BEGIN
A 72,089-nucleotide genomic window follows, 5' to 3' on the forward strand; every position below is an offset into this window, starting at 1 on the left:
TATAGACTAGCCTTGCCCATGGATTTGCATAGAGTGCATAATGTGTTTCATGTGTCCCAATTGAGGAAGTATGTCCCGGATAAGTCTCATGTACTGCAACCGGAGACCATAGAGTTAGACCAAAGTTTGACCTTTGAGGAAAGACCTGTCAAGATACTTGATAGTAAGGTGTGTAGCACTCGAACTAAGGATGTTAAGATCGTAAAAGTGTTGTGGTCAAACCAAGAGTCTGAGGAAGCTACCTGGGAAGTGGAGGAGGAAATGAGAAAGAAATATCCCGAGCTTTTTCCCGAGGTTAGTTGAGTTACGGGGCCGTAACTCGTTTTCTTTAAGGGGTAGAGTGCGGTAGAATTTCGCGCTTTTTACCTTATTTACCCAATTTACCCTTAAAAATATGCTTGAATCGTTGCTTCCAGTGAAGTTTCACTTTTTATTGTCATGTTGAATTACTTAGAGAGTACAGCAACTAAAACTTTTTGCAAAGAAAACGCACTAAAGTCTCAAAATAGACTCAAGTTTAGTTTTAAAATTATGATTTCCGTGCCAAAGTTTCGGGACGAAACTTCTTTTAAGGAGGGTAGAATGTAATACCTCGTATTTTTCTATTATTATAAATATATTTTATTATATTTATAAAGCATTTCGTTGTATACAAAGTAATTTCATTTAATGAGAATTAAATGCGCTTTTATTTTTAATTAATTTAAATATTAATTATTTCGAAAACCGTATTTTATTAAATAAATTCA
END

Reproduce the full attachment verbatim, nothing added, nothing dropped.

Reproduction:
A 72,089-nucleotide genomic window follows, 5' to 3' on the forward strand; every position below is an offset into this window, starting at 1 on the left:
TATAGACTAGCCTTGCCCATGGATTTGCATAGAGTGCATAATGTGTTTCATGTGTCCCAATTGAGGAAGTATGTCCCGGATAAGTCTCATGTACTGCAACCGGAGACCATAGAGTTAGACCAAAGTTTGACCTTTGAGGAAAGACCTGTCAAGATACTTGATAGTAAGGTGTGTAGCACTCGAACTAAGGATGTTAAGATCGTAAAAGTGTTGTGGTCAAACCAAGAGTCTGAGGAAGCTACCTGGGAAGTGGAGGAGGAAATGAGAAAGAAATATCCCGAGCTTTTTCCCGAGGTTAGTTGAGTTACGGGGCCGTAACTCGTTTTCTTTAAGGGGTAGAGTGCGGTAGAATTTCGCGCTTTTTACCTTATTTACCCAATTTACCCTTAAAAATATGCTTGAATCGTTGCTTCCAGTGAAGTTTCACTTTTTATTGTCATGTTGAATTACTTAGAGAGTACAGCAACTAAAACTTTTTGCAAAGAAAACGCACTAAAGTCTCAAAATAGACTCAAGTTTAGTTTTAAAATTATGATTTCCGTGCCAAAGTTTCGGGACGAAACTTCTTTTAAGGAGGGTAGAATGTAATACCTCGTATTTTTCTATTATTATAAATATATTTTATTATATTTATAAAGCATTTCGTTGTATACAAAGTAATTTCATTTAATGAGAATTAAATGCGCTTTTATTTTTAATTAATTTAAATATTAATTATTTCGAAAACCGTATTTTATTAAATAAATTCA